Monday, February 17, 2014

Remembering Arthur Kennedy

John Arthur Kennedy was born on February 17, 1914 in Worcester, Massachusetts. The son of Helen and J.T. Kennedy, a dentist. He attended South High School, Worcester and Worcester Academy. At Carnegie Institute of Technology, Pittsburgh he studied drama being graduated B.A. in 1934.
Kennedy moved to New York and, billed as John Kennedy, joined the Group Theatre. He then toured with a classical repertory company. In September 1937, he made his Broadway debut as Bushy in Maurice Evans' “Richard II” at the St. James Theatre. In 1939 he played Sir Richard Vernon in Evans' “Henry IV, Part 1”.
Kennedy got his big break when he was discovered by James Cagney. His first film role was of Cagney's younger brother in “City for Conquest” in 1940. He was equally adept as hero or villain, and was noted for his mastery of complex, multi-faceted roles. He appeared in many Western films and police dramas.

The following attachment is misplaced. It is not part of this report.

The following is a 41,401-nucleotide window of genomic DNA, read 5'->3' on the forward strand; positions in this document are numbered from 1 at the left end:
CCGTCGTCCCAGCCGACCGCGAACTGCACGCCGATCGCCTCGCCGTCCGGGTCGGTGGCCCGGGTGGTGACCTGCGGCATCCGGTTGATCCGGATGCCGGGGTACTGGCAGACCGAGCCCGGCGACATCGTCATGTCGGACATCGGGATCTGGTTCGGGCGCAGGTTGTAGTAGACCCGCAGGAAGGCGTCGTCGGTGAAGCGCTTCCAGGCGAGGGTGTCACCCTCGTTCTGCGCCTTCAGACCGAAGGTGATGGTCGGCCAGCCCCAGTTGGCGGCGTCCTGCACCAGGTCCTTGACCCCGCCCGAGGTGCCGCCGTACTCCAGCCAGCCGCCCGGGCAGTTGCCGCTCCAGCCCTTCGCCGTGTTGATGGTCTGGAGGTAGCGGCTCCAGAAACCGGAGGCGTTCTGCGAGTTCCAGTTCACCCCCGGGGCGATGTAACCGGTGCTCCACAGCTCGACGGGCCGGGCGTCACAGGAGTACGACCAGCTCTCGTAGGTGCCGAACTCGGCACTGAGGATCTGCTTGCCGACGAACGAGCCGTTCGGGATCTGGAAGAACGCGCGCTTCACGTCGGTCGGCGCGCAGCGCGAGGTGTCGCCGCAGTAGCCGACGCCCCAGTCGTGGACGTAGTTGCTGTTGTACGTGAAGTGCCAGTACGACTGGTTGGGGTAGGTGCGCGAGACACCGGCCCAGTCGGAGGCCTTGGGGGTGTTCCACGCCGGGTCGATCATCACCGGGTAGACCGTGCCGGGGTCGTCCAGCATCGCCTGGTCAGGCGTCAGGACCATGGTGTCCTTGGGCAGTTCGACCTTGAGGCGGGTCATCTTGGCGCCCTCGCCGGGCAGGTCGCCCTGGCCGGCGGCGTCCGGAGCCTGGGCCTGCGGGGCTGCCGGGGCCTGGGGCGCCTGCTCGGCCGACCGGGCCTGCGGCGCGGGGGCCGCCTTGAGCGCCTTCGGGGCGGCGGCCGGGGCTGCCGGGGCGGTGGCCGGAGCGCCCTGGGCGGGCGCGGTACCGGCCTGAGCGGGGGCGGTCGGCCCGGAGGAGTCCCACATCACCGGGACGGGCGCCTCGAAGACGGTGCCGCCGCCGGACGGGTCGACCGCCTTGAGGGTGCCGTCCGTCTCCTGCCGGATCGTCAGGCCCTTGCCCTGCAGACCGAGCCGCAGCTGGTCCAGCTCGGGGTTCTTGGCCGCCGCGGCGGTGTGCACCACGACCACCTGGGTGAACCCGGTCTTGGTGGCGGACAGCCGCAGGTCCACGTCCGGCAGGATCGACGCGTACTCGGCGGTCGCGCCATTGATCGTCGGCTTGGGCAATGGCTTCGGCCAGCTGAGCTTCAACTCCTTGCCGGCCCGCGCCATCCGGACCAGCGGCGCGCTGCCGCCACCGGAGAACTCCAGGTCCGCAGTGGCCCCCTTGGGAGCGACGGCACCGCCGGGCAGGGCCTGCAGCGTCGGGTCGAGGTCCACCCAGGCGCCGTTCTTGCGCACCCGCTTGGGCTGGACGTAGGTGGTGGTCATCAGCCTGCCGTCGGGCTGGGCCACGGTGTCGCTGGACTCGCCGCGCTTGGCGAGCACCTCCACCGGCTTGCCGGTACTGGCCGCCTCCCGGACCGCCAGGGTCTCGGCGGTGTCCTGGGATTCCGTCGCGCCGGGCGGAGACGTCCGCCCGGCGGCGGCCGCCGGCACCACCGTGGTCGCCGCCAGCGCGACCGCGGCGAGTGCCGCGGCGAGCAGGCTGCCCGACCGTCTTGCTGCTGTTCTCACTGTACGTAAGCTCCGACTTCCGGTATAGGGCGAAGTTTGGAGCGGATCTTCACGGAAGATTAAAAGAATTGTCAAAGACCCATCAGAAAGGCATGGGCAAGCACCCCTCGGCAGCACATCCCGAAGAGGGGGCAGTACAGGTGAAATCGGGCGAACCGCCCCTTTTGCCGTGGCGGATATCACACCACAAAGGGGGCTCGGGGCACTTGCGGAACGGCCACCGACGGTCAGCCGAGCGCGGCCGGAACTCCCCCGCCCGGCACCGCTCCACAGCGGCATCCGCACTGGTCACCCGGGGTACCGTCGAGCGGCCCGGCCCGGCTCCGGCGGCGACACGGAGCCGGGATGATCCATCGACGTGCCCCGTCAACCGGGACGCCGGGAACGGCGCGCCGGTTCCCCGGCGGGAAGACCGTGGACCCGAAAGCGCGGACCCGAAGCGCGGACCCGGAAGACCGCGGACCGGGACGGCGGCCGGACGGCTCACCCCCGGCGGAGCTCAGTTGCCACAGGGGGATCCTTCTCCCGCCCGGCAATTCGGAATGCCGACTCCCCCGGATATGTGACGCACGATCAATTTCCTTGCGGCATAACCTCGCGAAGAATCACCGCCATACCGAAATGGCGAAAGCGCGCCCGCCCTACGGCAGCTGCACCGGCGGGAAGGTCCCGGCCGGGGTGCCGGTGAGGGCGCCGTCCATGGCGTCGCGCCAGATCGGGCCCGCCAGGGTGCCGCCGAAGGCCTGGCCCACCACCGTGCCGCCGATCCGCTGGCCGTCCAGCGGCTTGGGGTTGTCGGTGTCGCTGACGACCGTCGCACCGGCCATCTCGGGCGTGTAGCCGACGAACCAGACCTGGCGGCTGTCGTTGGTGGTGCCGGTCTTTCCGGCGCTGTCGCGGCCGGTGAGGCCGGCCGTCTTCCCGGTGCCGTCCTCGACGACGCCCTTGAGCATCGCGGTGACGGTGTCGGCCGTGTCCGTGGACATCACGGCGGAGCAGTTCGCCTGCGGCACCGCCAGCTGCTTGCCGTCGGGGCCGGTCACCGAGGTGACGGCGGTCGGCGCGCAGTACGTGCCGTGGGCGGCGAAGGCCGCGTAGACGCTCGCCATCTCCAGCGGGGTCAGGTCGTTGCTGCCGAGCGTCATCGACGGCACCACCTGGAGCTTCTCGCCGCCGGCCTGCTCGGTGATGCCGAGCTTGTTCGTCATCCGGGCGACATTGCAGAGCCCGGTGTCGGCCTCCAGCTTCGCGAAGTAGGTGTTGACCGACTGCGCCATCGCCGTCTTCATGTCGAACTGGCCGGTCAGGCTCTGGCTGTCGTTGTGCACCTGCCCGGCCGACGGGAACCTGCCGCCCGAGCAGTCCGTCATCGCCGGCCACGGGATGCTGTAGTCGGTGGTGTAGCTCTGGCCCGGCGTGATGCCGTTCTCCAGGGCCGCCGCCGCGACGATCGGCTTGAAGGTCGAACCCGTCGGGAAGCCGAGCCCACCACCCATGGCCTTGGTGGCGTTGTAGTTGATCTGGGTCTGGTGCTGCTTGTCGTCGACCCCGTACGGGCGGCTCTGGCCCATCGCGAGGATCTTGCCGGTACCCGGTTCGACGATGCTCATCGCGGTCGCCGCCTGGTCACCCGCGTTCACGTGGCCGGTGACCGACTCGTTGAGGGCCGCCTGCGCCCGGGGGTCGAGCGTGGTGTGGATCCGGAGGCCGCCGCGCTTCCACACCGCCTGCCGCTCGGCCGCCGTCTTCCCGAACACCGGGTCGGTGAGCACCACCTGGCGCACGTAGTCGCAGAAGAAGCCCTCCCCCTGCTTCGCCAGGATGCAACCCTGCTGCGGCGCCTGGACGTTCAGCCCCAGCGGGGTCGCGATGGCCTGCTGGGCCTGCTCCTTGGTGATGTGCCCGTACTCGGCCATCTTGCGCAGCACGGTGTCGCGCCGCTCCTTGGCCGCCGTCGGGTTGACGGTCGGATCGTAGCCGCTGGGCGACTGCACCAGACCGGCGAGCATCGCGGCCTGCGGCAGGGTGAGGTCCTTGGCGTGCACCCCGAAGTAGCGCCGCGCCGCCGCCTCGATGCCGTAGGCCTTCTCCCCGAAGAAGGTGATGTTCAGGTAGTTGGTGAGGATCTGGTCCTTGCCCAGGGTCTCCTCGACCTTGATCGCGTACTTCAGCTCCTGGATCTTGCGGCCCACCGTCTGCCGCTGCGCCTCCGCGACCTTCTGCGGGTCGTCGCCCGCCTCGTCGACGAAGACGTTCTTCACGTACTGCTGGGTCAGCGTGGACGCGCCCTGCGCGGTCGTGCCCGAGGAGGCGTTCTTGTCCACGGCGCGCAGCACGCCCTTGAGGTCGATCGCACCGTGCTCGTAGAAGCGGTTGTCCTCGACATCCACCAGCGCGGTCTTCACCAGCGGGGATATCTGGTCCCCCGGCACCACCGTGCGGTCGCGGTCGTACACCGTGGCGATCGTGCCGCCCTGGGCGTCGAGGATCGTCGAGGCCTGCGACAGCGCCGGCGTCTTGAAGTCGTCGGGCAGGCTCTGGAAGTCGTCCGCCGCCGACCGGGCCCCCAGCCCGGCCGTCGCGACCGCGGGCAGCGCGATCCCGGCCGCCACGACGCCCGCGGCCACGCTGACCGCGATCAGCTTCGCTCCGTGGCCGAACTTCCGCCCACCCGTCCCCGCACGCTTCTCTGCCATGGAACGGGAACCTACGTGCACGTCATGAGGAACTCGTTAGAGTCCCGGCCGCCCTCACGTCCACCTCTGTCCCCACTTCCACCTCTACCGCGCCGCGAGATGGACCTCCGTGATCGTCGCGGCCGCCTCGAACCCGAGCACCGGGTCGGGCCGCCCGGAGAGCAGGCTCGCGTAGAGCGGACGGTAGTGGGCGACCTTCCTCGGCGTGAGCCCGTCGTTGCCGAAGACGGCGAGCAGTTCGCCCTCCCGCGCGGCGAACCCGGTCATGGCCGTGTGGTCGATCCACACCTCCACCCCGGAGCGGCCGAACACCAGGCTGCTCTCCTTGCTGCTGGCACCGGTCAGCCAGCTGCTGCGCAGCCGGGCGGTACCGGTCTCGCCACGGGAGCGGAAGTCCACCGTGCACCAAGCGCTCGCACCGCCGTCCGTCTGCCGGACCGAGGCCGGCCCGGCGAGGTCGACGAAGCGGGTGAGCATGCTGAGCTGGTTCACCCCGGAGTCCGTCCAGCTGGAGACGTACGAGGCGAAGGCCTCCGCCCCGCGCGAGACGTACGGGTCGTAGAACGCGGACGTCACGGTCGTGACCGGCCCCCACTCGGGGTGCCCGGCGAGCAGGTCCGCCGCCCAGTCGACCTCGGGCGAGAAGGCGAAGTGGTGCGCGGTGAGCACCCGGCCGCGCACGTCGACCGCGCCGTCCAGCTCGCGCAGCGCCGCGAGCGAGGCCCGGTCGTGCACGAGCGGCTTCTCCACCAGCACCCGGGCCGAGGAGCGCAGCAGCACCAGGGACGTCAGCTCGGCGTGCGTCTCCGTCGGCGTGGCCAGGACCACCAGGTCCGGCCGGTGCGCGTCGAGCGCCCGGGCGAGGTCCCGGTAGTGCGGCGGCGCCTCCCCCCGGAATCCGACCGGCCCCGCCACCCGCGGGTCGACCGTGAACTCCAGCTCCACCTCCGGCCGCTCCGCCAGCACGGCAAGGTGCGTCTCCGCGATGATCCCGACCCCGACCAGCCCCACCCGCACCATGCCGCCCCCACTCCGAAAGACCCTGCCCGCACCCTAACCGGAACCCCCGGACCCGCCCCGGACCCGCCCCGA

From 1943 to 1945, Kennedy served in the military making aviation training films, both as a narrator and an actor. Many of those films today serve as an historical record of not only how aviators were trained but also how the equipment was operated.
He appeared in many notable films from the early 1940s through to the mid-1960s, including “High Sierra” (1941), “Champion” (1949), “They Died with Their Boots On” (1941), “The Glass Menagerie” (1950), “Lawrence of Arabia” (1962), “Peyton Place” (1957), “Some Came Running” (1958), “Elmer Gantry” (1960), Cheyenne Autumn (1964), and “Fantastic Voyage” (1966).
He also enjoyed a distinguished stage career over the same period, receiving a Tony Award for the role of Biff Loman in Arthur Miller's “Death of a Salesman” (1949).
Arthur Kennedy appeared in two Euro-westerns: “Murieta” (1963) as Captain Harry Love along with Jeffrey Hunter and “A Minute to Pray, a Second to Die” (1967) as Marshal Roy W. Colby along with Robert Ryan and Alex Cord.
After his wife Mary’s death in 1975 he lost interest in acting and appeared only sporadically until his death in Branford Connecticut of a brain tumor on January 5, 1990.

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